I always badmouth Sondra, because I’d heard she sued Clint after they split up for ruining her career. If Clint Eastwood puts you in six films I’d assume that would be a boost to anyone. Well it turns out it’s a tad more complex than that and if you fancy a read of the long lasting case then take a look here. Suffice to say that it certainly seems like they don’t get along so well anymore. Sondra also wrote a tell-all book about her time with Eastwood, claiming plenty of disreputable activity from the big fella. This isn’t a gossip blog though, so I’ll stick to the cinema.
The Gauntlet brought to my attention something that hadn’t really appeared to me before. I think Clint hates bikers. The biker gang he encounters in this are portrayed as renegade borderline rapists and thugs. They were similarly played in the fourth Dirty Harry film (with Sondra Locke) Sudden Impact. They were also reduced to bumbling incompetents in the two Philo Beddoe movies (with Locke in tow) Any Which Way But Loose and Every Which Way You Can. What is it about the bikers Clint?
Sam Fuller had a bit of a problem with censorship throughout his career. Shock Corridor was banned for release in Britain by the BBFC because it dealt with issues of mental health in such an explicit fashion, a big taboo alongside sex and violence in those days. Peter Breck plays Johnny Barrett, a reporter hell bent on winning a Pulitzer prize to the extent that he will con his way into a mental institution in order to solve the murder that took place there. It’s a pulpy noirish plot that is used as a framework for Sam Fuller to drape a blanket of lurid sleazy images over. Johnny’s girlfriend, Cathy, is a burlesque stripper. In order to get Johnny into the asylum she pretends to be his sister and therefore the object of a dysfunctional desire. Fuller makes this desire as confusing as possible because the longer Johnny is in the asylum and the closer he gets to discovering the killer, the more his mind fractures under the strain.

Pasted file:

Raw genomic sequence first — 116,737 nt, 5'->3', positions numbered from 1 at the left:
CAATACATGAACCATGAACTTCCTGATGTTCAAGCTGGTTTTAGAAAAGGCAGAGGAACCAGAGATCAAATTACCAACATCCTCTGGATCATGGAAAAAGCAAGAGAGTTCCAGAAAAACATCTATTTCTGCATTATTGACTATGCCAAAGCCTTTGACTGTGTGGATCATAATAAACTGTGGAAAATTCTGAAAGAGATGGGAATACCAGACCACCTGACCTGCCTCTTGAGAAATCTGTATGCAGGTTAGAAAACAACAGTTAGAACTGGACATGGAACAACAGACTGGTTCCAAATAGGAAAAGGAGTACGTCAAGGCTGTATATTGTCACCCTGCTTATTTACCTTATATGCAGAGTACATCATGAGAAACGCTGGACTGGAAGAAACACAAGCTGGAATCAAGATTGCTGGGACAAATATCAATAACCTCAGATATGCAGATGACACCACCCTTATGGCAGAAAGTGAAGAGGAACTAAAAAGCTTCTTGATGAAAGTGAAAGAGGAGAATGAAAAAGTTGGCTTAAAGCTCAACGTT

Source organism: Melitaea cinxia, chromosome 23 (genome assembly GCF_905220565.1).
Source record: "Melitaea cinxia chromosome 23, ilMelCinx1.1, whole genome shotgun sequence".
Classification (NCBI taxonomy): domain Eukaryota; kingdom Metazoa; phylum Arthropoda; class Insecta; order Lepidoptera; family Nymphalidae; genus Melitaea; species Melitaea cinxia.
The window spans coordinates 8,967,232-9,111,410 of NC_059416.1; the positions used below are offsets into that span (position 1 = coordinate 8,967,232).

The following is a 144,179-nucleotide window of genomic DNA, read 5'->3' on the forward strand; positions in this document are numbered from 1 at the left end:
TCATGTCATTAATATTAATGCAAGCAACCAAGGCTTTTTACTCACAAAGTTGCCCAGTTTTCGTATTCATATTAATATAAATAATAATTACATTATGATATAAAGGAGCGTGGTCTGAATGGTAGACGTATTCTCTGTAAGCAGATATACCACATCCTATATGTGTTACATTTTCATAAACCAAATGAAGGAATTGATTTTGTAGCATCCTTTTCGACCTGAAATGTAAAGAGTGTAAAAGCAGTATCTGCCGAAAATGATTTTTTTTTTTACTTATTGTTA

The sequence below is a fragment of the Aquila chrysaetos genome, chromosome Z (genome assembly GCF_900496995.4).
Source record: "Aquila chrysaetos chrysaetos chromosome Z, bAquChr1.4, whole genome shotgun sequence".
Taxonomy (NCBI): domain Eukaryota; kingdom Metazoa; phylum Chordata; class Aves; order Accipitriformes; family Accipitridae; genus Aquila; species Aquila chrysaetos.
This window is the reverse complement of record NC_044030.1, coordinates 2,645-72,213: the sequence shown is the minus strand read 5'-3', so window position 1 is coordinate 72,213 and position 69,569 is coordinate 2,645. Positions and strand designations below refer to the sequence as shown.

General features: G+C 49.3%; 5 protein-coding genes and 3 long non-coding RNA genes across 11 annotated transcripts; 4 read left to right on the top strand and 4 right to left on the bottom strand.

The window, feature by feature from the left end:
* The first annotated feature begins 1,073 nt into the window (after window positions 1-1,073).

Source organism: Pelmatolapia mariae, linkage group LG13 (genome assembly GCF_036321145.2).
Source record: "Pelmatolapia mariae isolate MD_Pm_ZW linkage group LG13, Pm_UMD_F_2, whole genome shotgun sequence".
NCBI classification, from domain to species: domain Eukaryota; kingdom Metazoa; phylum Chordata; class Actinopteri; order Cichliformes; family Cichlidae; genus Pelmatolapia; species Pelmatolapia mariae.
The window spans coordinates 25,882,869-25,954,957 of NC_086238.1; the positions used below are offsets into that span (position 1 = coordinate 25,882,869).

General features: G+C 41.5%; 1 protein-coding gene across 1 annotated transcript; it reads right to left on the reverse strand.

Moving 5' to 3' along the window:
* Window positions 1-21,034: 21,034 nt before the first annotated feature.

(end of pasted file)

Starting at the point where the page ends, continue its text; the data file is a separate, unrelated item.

Coated in seedy, lurid overtones and willing to display the madness of the situation in full, Shock Corridor is the kind of B-Movie that is so much smarter than it lets on. The three inmates that Johnny attempts to get information out of each represent a key facet of American culture at the time. The first is a veteran of the Korean war who has been so disillusioned by the Cold War’s ideological attrition that he has reverted to the mind of a Civil War general, a war where American’s fought each other. The second is a man whose mind was so pressured by being the first black student at a Southern white college that he envisions the racial hatred as justified. He spouts Klan ideologies to the other inmates and sparks a bizarre attempted lynching. The final inmate is a former Army officer so consumed by fear of the atomic bomb that he has receded mentally to the comfort of behaving like a child.
Smart stuff Mr Fuller and brave too. Shock Corridor shows the hospital as the microcosm of American society and suggests that America is a chamber pot of seething madness and noise. Was he right? Was the delirious hope of the 50s/60s really giving the signals already that America’s innocence was on the wane, was he predicting the messy destruction of this optimism in the wake of Watergate and Vietnam? I think he was and I think he wrapped it up in an excellent sleazy little B-movie with enough fast paced action, suggestive sexual tension and sheer madness to sell it to the thrill-seeker audience.
Note: Shock Corridor is listed in the Neon book 1000 Essential Movies on Video under Mental Movies.
Second Note: The posters for this film are excellent and from an era where foreign distributors often chose to vary, alter or completely re-do film posters. This is the excellent French poster.
For a big chunk of watching this documentary about a failed Canadian metal band I thought it was a spoof itself. The whole plot of the film mirrors that of the legendary This is Spinal Tap so closely that I was certain that it had to be fictional. Despite the weight of evidence that it is a genuine story the doubts still linger, Anvil’s drummer is called Robb Reiner, This is Spinal Tap was directed by Rob Reiner. Isn’t that just a little bit weird?